One of the most prolific scorers in NBA History, Dirk Nowitzki is perhaps the most successful foreign player of all time in the NBA.
The German-born big man is one of only eight players in the entire history of the NBA to score 30,000 points in their career.
Read more to find out how Dirk, an Engineer Athlete developed the shot that allowed him to get buckets over anyone and everyone during his Hall of Fame career:
“I came up with a shot where I just have to basically lean back, don’t be athletic at all and just hoist it up,” Dirk Nowitzki told Business Insider.
Commonly referred to as the second most unblockable shot of all time, (behind Kareem Abdul-Jabbar’s legendary sky-hook shot) Dirk’s one-legged, step-back, fadeaway jumper has been adopted by almost every player in professional basketball.
When Dirk talks about it though– he’s very honest about why the shot became his go-to, “I was never the fastest guy beating somebody off the dribble, so I had to come up with something to create a little separation. The step-back is a good way of just creating a little separation and still get the shot over them,” Dirk said.
That honesty should be expected, as it’s a common thread in the mentality of Engineer athletes, and Dirk is an Engineer based on his TAP assessment results. He is very open about his lack of athleticism and ability to separate, and how that forced him to develop the signature shot.
The shot isn’t just a result of Dirk deciding that was his most efficient way of getting buckets in the NBA. If you talk to any of the teammates he’s had over his nearly two decade long career, Dirk is a tireless worker, seemingly always in the gym getting shots up.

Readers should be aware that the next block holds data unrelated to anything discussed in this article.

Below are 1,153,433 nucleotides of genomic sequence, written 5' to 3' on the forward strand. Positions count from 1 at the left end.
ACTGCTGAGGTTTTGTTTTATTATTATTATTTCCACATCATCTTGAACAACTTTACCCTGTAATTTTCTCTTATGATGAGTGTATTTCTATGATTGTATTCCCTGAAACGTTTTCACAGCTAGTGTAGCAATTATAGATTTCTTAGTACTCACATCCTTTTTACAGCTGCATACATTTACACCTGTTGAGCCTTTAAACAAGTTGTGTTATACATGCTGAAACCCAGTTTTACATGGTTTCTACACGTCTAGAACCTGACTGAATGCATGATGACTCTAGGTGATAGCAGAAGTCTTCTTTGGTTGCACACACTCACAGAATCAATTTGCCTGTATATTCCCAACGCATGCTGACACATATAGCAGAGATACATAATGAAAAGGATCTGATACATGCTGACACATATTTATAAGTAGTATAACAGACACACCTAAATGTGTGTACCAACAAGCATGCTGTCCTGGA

“You know, when I first got here, I remember coming back late at night to try to get a lift in or work on free throws and this and that. And every single time that I got there he was there, putting up shot after shot after shot,” recalls former teammate Tyson Chandler. “And it just shows that, you know, he is never going to settle, he doesn’t want to settle, he only wants to win and he’s willing to do whatever it takes.”
At first, the shot just materialized as a necessity to get his shot off over more athletic defenders. After seeing how effective it could be, Dirk began practicing it more, and it eventually became the deadly scoring weapon it is to this day.
“What happened was, I was getting older,” Dirk told NBA.com. “I couldn’t drive as much as I wanted or get to the foul line. Really I was just looking for a way to create a little separation and get the shot off. I’m obviously 7-feet so just one little step back gives me a little separation to get the ball over the defender. That’s it, really. I never practiced it much – it just kind of happened in a game and it worked, and I was like ‘Let’s try that again.’ At some point I kept shooting and shooting it.”
It likely took thousands of repetitions in the practice gym to get that shot mastered. Now, it’s almost mechanical for Nowitzki. Engineers are athletes who put in the work in practice, going through as many reps as it takes until they’ve mastered something. They are good at sticking with a routine as well– these two attributes come together and manifested into one of the most copied shots in basketball history.
“It’s been an honor to watch some of the guys adopt that shot,” Nowitzki said. “I’ve always said, it’s not that hard of a shot to shoot. If you have good balance, if you have good touch, anybody can shoot it. To see some of these guys put it in their repertoire and really make it a household shot, it’s been fun to watch.”